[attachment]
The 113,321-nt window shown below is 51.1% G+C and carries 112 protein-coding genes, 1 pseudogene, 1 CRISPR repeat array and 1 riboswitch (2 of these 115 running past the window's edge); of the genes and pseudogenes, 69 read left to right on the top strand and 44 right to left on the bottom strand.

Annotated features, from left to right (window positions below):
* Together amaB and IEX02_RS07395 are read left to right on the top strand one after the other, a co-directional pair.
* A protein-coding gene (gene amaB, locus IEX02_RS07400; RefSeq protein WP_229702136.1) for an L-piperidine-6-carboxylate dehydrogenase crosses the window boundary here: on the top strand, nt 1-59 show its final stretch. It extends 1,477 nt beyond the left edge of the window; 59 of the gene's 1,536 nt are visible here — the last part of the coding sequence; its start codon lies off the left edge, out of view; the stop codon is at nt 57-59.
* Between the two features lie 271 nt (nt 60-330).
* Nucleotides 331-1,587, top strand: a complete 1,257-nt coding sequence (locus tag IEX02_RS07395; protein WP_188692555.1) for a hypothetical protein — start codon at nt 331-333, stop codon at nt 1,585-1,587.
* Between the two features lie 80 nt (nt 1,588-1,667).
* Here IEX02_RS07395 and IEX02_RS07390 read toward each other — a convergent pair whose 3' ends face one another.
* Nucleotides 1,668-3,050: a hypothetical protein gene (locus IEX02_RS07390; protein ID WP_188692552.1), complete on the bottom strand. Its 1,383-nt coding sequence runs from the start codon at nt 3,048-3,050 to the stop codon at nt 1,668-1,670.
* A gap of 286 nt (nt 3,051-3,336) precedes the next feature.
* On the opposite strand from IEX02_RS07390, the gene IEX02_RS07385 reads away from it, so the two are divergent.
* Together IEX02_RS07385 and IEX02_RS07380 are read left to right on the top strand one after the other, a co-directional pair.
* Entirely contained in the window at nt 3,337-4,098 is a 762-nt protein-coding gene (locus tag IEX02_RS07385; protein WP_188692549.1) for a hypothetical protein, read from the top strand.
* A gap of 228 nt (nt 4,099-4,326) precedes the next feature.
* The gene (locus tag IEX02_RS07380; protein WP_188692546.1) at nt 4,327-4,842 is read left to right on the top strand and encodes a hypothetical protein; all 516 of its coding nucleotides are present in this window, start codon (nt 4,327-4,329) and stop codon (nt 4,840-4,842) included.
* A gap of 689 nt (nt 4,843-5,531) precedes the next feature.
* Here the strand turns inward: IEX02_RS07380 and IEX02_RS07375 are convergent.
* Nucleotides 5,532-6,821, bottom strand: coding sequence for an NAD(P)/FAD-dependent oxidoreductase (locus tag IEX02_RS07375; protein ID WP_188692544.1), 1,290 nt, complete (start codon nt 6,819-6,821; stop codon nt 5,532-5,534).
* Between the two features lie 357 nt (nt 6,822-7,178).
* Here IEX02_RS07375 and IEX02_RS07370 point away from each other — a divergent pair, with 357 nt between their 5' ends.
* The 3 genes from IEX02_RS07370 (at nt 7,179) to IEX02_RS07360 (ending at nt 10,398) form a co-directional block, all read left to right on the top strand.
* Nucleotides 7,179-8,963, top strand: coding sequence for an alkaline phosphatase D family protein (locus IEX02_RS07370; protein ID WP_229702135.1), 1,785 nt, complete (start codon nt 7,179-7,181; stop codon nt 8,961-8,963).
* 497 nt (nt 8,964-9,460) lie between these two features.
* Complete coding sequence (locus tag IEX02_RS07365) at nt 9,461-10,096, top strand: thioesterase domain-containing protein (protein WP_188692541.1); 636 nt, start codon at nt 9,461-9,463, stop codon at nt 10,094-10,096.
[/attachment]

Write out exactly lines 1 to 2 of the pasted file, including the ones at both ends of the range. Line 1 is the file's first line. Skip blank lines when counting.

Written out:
The 113,321-nt window shown below is 51.1% G+C and carries 112 protein-coding genes, 1 pseudogene, 1 CRISPR repeat array and 1 riboswitch (2 of these 115 running past the window's edge); of the genes and pseudogenes, 69 read left to right on the top strand and 44 right to left on the bottom strand.

Annotated features, from left to right (window positions below):